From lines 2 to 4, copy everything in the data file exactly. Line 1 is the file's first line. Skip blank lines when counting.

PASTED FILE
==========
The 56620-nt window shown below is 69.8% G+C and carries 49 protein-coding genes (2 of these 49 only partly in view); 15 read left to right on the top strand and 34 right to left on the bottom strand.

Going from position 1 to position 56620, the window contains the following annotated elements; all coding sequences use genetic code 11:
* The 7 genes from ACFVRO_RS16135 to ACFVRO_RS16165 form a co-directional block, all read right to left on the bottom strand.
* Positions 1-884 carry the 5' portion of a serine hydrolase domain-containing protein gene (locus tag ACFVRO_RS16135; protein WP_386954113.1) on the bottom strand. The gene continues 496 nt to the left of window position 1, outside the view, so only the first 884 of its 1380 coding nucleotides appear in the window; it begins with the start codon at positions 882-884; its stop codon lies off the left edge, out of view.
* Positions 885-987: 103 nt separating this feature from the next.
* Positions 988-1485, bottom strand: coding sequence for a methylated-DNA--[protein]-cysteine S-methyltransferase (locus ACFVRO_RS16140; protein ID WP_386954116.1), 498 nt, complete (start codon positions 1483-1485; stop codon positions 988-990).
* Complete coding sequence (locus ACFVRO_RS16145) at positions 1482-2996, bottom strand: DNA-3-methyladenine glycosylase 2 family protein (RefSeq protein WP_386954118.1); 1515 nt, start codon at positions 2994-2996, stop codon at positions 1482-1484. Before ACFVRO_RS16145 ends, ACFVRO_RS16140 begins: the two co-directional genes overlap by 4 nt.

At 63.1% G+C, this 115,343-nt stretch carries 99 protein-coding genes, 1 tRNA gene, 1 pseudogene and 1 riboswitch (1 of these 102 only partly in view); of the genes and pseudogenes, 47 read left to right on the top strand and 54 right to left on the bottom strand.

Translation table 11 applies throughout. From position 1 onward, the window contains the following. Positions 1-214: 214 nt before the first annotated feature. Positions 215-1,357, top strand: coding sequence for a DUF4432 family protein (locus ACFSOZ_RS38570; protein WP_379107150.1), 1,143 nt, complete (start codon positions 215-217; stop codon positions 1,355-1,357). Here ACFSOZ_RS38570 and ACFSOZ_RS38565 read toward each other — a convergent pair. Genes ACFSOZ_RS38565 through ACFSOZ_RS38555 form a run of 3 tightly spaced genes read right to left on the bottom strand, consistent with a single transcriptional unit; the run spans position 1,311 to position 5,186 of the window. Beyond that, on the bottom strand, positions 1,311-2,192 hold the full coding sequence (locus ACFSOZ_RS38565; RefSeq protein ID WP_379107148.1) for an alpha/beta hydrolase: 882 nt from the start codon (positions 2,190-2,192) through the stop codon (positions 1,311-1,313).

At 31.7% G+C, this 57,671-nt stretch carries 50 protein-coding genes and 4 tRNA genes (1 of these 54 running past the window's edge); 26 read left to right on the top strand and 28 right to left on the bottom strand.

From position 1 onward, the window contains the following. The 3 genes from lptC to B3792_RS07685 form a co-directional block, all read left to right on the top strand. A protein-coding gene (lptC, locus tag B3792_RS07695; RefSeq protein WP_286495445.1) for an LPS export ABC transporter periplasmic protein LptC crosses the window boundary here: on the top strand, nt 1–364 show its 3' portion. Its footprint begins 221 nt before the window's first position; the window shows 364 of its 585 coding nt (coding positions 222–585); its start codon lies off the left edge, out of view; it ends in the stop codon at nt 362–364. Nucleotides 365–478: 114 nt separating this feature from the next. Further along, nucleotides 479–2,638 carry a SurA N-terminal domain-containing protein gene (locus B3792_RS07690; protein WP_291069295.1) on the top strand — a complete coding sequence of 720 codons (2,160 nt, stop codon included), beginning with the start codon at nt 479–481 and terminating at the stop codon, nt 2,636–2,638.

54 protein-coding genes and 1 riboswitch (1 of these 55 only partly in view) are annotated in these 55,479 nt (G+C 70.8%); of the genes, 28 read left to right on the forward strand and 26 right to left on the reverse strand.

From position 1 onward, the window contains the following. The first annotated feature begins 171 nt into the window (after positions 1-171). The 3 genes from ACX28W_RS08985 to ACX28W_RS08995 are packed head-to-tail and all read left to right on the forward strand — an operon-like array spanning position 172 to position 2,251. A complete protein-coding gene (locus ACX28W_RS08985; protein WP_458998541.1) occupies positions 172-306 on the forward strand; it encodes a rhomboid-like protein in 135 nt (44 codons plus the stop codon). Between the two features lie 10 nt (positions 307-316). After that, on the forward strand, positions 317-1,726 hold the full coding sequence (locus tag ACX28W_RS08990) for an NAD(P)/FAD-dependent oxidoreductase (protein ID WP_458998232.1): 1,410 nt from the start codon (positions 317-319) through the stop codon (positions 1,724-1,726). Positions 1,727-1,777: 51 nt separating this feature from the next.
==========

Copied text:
Going from position 1 to position 56620, the window contains the following annotated elements; all coding sequences use genetic code 11:
* The 7 genes from ACFVRO_RS16135 to ACFVRO_RS16165 form a co-directional block, all read right to left on the bottom strand.
* Positions 1-884 carry the 5' portion of a serine hydrolase domain-containing protein gene (locus tag ACFVRO_RS16135; protein WP_386954113.1) on the bottom strand. The gene continues 496 nt to the left of window position 1, outside the view, so only the first 884 of its 1380 coding nucleotides appear in the window; it begins with the start codon at positions 882-884; its stop codon lies off the left edge, out of view.